One issue that was identified was that some databases such as Rfam [13] do not provide a way to store presentation information. This issue is solved by the extension of the Stockholm format, as Rfam already provides files in this format for download. Because modifying Stockholm files could conflict with data from the original authors, it was agreed that only presentation hints would be added, rather than changing the original data. However, it was agreed that using BoulderALE to curate a set of alignments, build better Infernal models, and to draw pictures with R2R would be a useful research project. Collaborative visits are planned between the authors of the BoulderALE and the R2R programs to iron out these specific issues.

As a result of the meeting, the authors of the three packages (Infernal, R2R and BoulderALE) agreed to modify their programs to use the extended format. It was also decided to encourage the developers of other software, notably VARNA [14], to adopt the extended format BoulderALE will be extended to support selection of a subset of sequences and dispatch them to the Infernal cmbuild to create a custom covariance model, to re-align a set of sequences with Infernal, and to read and display alignment confidence scores from Infernal. Additionally, BoulderALE will be extended to provide the capability to annotate R2R features on the alignment and export these features to R2R. A set of extensions to the Stockholm format was identified and specific tasks allocated to each participant.

Annotation Standardization Group

Consistent RNAannotation is a major need of both producers of genomic and metagenomic data, and researchers analyzing vast numbers of sequences currently being generated. It was proposed that standardization of such annotations could be brought under the umbrella of the GSC.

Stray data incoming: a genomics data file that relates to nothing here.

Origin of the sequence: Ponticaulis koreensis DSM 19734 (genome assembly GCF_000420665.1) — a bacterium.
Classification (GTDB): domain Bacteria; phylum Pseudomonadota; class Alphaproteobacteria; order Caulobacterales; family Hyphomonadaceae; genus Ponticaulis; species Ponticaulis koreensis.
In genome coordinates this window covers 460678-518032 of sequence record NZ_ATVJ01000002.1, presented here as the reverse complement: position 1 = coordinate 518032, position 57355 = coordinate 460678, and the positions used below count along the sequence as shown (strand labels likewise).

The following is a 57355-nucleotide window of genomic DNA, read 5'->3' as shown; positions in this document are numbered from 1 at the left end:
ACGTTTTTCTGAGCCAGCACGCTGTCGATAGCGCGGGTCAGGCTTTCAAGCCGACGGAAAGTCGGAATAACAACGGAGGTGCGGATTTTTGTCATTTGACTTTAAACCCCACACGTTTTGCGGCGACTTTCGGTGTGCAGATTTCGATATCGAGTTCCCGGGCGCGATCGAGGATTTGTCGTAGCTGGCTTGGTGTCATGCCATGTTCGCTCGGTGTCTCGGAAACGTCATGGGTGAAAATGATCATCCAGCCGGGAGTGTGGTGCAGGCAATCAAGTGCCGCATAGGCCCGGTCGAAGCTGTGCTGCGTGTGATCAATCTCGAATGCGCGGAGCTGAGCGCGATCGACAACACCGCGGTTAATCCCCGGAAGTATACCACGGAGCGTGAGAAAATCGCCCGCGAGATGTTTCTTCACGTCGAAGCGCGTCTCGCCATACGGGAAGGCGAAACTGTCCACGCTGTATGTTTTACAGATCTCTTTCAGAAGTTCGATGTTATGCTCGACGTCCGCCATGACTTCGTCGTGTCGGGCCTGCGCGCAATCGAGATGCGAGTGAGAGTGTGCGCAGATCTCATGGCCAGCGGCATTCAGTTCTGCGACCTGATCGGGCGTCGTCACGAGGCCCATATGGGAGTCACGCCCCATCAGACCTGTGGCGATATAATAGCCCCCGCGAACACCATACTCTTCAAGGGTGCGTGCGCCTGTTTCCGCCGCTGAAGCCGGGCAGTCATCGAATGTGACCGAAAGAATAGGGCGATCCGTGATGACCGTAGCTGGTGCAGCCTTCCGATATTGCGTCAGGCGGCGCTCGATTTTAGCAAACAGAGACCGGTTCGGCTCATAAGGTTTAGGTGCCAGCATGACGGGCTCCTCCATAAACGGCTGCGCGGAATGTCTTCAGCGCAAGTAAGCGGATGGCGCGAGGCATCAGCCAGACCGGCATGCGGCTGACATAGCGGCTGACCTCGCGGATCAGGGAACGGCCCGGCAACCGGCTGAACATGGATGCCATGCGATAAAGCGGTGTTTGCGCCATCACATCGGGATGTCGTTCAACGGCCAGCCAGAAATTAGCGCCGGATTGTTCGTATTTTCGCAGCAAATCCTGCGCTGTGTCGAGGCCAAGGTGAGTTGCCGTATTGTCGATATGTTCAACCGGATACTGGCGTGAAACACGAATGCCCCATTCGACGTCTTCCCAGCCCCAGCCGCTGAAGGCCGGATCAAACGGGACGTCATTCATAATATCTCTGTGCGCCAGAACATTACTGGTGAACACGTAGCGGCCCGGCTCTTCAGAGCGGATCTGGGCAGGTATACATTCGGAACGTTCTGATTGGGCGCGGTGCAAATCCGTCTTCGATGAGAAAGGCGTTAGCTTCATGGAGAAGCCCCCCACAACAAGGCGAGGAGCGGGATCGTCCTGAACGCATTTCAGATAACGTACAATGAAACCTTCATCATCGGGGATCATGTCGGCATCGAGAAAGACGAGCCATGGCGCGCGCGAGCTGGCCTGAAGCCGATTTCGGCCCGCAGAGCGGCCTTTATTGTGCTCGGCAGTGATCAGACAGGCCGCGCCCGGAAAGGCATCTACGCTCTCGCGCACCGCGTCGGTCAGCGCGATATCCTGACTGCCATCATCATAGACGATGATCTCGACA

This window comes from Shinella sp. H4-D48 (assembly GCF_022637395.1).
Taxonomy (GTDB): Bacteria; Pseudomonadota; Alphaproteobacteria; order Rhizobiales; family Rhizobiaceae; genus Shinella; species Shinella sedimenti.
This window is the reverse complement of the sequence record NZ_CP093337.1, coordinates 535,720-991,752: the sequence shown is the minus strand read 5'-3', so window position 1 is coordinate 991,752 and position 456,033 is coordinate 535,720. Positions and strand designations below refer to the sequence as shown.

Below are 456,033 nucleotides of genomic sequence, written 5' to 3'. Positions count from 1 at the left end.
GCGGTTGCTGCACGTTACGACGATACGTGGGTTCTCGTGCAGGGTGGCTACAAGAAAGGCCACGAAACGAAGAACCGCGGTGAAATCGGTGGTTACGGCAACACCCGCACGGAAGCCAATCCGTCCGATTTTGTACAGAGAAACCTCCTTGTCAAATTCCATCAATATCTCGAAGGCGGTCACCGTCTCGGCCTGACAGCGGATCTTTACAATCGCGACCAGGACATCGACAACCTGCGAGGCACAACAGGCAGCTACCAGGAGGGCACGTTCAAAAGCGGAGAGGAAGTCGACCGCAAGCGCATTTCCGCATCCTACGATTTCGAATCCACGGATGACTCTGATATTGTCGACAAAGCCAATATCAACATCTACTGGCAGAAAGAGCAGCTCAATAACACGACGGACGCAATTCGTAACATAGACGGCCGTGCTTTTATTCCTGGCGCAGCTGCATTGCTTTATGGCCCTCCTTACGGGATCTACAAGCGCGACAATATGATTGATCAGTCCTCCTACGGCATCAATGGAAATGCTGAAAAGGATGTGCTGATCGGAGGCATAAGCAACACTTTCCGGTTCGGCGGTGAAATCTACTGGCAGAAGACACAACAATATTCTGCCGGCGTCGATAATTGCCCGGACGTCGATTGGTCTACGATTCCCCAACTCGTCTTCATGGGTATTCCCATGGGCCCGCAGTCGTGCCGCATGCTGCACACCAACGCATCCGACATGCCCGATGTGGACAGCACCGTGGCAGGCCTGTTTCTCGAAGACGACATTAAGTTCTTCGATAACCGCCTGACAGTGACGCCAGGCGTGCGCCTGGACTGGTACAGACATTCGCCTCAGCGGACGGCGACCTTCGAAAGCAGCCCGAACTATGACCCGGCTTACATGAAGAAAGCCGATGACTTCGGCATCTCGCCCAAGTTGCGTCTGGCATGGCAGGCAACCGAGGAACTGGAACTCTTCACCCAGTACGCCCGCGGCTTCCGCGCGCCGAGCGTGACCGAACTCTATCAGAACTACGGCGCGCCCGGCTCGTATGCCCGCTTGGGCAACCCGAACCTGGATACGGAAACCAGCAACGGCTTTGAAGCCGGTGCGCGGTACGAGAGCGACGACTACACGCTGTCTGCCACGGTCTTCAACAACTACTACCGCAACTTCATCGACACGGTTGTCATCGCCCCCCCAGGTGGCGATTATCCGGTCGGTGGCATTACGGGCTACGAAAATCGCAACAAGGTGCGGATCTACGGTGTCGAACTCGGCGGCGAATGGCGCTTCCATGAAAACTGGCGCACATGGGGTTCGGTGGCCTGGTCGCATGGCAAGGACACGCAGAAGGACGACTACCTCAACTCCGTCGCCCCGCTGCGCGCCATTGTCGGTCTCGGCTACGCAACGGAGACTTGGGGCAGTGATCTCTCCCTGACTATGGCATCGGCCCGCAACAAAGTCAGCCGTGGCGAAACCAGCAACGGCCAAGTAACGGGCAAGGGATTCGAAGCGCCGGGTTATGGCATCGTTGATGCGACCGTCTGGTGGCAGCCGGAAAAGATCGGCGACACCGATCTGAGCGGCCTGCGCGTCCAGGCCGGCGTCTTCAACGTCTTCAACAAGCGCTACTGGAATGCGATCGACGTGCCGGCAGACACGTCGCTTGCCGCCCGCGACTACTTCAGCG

A clear path forward to standardization of RNA annotation would be to set up an open competition in which existing annotation pipelines perform annotation of RNAs on a gold-standard data set. The pipeline with the best results, i.e. the one that correctly identifies and annotates most known RNAs, would be the ‘gold standard’ for that year, and the results of the competition would be made available to all pipeline developers for use in improving their tools. One point raised was that most current pipelines include significant pre-filtering steps, which are frequently not made public with the pipeline or described in detail. Such a competition could address the question of whether or not these pre-filtering differences meaningfully affect results and, if so, encourage open discussion of these steps.

The working group included researchers with access to completed, but currently unpublished genome data that could serve as the gold-standard data set. In addition, members began investigating potential funding opportunities to support the administration, implementation, and publication of the proposed competition.

Conclusions

This meeting provided a forum for knowledge exchange and discussion and led to the establishment of two working groups to promote work on software integration and standardization of RNA descriptions, ideally under the auspices of the GSC. We established an extension of the Stockholm format for annotating alignments that is compatible with Infernal, Boulder Ale and R2R. This format, based on that of R2R, will allow people to make 2D diagrams from their alignments, and will be used to improve covariance models in Infernal. Overall, the prospects for improved RNA annotation are bright, and the meeting was extremely productive in bringing together members of previously non-overlapping communities, this time also including several leading members of the GSC. The participants thank the ROC and the NSF for the opportunity to hold this meeting, which all found extremely valuable.

Declarations

Acknowledgements

The organizers gratefully acknowledge support from National Science Foundation grant no. 0443508, as well as the valuable contributions of all the workshop participants.

Authors’ Affiliations

(1)
Thermo Fisher Scientific
(2)
Department of Chemistry and Biochemistry, University of Colorado
(3)
Argonne National Laboratory
(4)
Department of Ecology and Evolution, University of Chicago
(5)
DOE Joint Genome Institute
(6)
Computation Institute, University of Chicago
(7)
Howard Hughes Medical Institute
(8)
Wellcome Trust Sanger Institute
(9)
Department of Molecular, Cellular and Developmental, Yale University
(10)
Howard Hughes Medical Institute, Yale University
(11)
Department of Chemistry, Bowling Green State University
(12)
Department of Mathematics and Statistics, Bowling Green State University
(13)
Howard Hughes Medical Institute
(14)
Department of Biology, University of North Carolina at Chapel Hill

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Copyright

© The Author(s) 2011